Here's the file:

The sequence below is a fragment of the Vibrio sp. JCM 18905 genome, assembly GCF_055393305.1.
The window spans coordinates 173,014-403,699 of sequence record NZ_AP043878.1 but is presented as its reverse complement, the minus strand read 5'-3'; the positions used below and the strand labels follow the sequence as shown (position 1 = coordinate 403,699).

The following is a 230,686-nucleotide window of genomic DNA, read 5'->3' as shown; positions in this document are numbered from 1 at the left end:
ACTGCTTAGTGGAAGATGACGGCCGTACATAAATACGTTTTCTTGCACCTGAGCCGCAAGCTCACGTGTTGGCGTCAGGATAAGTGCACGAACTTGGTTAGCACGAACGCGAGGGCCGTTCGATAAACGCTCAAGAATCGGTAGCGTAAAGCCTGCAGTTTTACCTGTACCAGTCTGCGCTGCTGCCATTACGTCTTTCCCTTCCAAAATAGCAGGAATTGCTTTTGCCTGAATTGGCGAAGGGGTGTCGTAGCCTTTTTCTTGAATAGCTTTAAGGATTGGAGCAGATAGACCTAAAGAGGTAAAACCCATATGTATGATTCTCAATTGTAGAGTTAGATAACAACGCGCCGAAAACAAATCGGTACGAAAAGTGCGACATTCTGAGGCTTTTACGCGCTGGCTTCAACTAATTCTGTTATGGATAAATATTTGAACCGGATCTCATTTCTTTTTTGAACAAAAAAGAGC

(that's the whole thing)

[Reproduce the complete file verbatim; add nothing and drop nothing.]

The sequence below is a fragment of the Vibrio sp. JCM 18905 genome, assembly GCF_055393305.1.
The window spans coordinates 173,014-403,699 of sequence record NZ_AP043878.1 but is presented as its reverse complement, the minus strand read 5'-3'; the positions used below and the strand labels follow the sequence as shown (position 1 = coordinate 403,699).

The following is a 230,686-nucleotide window of genomic DNA, read 5'->3' as shown; positions in this document are numbered from 1 at the left end:
ACTGCTTAGTGGAAGATGACGGCCGTACATAAATACGTTTTCTTGCACCTGAGCCGCAAGCTCACGTGTTGGCGTCAGGATAAGTGCACGAACTTGGTTAGCACGAACGCGAGGGCCGTTCGATAAACGCTCAAGAATCGGTAGCGTAAAGCCTGCAGTTTTACCTGTACCAGTCTGCGCTGCTGCCATTACGTCTTTCCCTTCCAAAATAGCAGGAATTGCTTTTGCCTGAATTGGCGAAGGGGTGTCGTAGCCTTTTTCTTGAATAGCTTTAAGGATTGGAGCAGATAGACCTAAAGAGGTAAAACCCATATGTATGATTCTCAATTGTAGAGTTAGATAACAACGCGCCGAAAACAAATCGGTACGAAAAGTGCGACATTCTGAGGCTTTTACGCGCTGGCTTCAACTAATTCTGTTATGGATAAATATTTGAACCGGATCTCATTTCTTTTTTGAACAAAAAAGAGC